Thursday 17 October 2013

120 mm WWII American Stretcher Bearer

This is another kit from my "stash" of E bay purchases a few years back. I'm not sure of the manufacturer or sculptor as figures from Hong Kong very rarely have any details other than the images of the unpainted figure and the price! What I will say is that it is beautifully sculpted and as I assembled it I started to appreciate the potential "atmosphere" that such a simple subject generated.

The build itself was very easy with very little mold lines and flash. There were thankfully very little air bubbles in the figure so in terms of filling there was also very little. following the initial assembly I primer ed the whole thing in Halfords grey acrylic car primer. I have also decided to paint this in four separate sections: the main body, the head, the helmet and the stretcher. I will only complete the whole figure once everything has been completed in terms of painting.

For the initial painting I will be using my trusted Humbrol enamels with a choice of oil paints once ready. The paint choices were hard in terms of deciding which of the many green paints that I had would be the most appropriate for the various articles of clothing that this figure is depicted as wearing. I think that my choices closely resemble the correct uniform colours and in any case I am very happy with the overall look of the figure so far.

I have also decided to "frost" up the base which is also provided with this figure. I will again keep this simplistic by adding only a few small branches, some small amounts of green flock and then some "frost" which will be a variation of the snow mixture that I used for my aerosan vignette. 

I have also had misgivings about the helmet showing the medical insignia. I have seen a few of these figures completed on various websites and the one thing that always bugs me is the insignia on the helmet. Every completed figure displays a beautifully crisp insignia that in all honesty looked far to good for something out of WWII. After a little research it soon became evident that my suspicions were correct. The designs varied and they were quite literally painted on by hand and in some cases not very neatly! There is a temptation on this hobby to make things as perfect as possible, however it has been my experience that replicating imperfection is sometimes more effective and ultimately more realistic. I will probably hand paint the white background and red cross onto the helmet in the hope that my less than perfect circles and crosses will look more like the real thing instead of producing a "perfect" circle and cross on a decal.

The face is beautifully detailed and was a pleasure to paint. Again it was base coated in Humbrol enamels and then shaded and highlighted with oils. The helmet again had the same amount of detail and I did decide to hand paint the circle and cross. I'm really happy with the result and the following photos show the finished face and helmet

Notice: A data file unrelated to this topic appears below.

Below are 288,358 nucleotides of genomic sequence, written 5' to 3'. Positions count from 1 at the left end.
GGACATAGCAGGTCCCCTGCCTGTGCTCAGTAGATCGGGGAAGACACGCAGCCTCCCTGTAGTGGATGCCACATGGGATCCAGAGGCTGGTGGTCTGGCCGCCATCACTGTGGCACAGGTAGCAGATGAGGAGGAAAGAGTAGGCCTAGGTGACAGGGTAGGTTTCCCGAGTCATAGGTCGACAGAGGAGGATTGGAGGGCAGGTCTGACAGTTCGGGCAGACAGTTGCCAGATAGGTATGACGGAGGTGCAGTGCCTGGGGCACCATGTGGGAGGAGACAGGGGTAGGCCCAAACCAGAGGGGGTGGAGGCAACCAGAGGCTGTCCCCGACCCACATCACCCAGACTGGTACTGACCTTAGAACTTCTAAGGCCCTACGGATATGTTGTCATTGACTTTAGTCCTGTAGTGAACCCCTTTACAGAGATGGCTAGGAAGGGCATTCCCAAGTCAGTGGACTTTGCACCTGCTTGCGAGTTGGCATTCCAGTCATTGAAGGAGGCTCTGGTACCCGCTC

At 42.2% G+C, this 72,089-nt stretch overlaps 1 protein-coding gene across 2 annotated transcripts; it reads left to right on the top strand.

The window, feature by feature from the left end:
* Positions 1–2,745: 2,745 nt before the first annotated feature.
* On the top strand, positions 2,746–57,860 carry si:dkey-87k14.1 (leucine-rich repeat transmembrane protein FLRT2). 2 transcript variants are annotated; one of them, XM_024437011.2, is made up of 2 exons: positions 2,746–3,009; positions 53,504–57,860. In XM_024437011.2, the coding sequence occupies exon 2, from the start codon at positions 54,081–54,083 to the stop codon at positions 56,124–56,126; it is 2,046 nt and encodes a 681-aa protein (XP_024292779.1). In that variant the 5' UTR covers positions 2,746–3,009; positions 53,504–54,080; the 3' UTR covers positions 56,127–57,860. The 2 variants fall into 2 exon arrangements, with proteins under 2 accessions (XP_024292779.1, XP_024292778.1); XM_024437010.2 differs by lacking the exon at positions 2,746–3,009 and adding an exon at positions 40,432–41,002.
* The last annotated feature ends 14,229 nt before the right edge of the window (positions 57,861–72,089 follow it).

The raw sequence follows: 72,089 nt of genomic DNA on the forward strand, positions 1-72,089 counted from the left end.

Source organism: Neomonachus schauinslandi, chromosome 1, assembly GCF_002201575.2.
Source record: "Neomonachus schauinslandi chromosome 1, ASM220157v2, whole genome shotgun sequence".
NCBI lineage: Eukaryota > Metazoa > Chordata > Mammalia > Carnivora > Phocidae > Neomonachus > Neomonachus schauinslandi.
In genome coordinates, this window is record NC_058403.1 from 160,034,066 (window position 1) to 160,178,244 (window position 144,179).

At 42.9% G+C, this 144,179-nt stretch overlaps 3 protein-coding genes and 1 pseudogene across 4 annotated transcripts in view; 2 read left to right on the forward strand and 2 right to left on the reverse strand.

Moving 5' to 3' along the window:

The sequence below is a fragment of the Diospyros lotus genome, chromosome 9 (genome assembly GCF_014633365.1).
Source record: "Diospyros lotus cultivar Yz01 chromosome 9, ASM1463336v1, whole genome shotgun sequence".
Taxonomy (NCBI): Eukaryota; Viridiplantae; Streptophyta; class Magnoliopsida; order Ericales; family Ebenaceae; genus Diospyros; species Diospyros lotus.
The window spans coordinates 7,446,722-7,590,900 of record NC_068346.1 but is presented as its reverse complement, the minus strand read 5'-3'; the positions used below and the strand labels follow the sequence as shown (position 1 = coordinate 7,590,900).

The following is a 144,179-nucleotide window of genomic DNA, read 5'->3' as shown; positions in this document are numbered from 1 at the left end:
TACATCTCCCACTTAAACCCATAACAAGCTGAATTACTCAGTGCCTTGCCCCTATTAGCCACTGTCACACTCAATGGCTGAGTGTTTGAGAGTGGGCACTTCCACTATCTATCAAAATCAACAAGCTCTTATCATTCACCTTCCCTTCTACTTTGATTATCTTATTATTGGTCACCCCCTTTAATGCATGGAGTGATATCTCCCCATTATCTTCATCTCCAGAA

The base that is supplied is simplistic and could just be painted and left as it is supplied. If you look at the figure though it screams out that he is depicted in a cold environment with the great coat and gloves, so I elected to add a few more details to the base to reflect the cold environment that the soldier is in. Hopefully this will provide a little more atmosphere to the piece. I added a few twigs from the garden to the base along with some green woodland scenic's basing material in small areas, painted the groundwork in Humbrol 110 brown and then dry brushed the whole thing with Humbrol 34 White. Once this had dried I then applied some frost/snow to the whole base to give the impression of frozen snow on the ground that you would usually see first thing on a cold and frosty morning. The following shots show the build of the groundwork in stages;

The finishing of the figure was as easy as the build and initial paint I'm pleased to say. The whole thing was completed in oils and once dry will be coated in Matt varnish to remove the sheen. I have kept the shading and highlighting simple and I have not added any dust or mud to any part of him including the boots. You may be thinking to yourself that this is an unusual decision but when you consider the environment that he is depicted in; there is very little mud or dust as the ground is completely frozen!

I have jumped ahead slightly as this figure literally fell together and to be honest I was enjoying the build and paint so much I neglected to take more build shots (sorry) the next photos are the figure basically complete with only a few little touch ups left to the eyes and after a week or so of waiting for the oils to dry fully; I will coat the figure in a matt varnish to seal the oil paint and take the remaining sheen off the paint finish that you will notice in the shots.


A quick update, I have now found out that this figure is manufactured by Jaguar

I hope that you like this figure and would love to hear what you think. 

No comments:

Post a Comment